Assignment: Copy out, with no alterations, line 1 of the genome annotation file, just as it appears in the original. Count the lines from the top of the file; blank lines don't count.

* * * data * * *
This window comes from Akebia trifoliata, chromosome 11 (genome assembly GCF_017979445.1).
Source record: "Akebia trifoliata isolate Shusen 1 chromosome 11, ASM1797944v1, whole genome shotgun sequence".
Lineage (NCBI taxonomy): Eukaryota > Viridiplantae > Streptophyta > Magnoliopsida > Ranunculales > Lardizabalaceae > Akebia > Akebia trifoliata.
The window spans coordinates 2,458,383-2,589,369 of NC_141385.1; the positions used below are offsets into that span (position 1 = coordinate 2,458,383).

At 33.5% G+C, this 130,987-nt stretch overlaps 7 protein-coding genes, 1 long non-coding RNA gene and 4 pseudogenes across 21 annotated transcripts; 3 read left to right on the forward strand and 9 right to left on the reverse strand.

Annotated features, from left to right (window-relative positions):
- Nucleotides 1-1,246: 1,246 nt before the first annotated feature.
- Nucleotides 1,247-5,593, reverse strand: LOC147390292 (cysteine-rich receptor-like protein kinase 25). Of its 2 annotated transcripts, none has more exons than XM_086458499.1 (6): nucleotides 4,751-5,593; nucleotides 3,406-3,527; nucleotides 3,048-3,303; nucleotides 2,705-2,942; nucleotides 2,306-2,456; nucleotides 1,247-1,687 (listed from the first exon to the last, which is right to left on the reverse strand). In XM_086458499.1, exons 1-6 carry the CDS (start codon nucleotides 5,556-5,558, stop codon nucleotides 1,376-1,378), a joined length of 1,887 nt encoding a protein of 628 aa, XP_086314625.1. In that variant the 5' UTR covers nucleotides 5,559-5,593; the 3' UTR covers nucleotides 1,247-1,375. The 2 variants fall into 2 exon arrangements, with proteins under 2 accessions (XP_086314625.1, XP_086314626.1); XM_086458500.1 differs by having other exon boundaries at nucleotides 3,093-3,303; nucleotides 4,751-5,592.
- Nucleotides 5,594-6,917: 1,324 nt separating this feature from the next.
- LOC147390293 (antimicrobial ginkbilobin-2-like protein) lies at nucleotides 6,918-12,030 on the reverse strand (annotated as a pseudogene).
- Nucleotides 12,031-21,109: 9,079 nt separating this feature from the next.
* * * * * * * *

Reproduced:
This window comes from Akebia trifoliata, chromosome 11 (genome assembly GCF_017979445.1).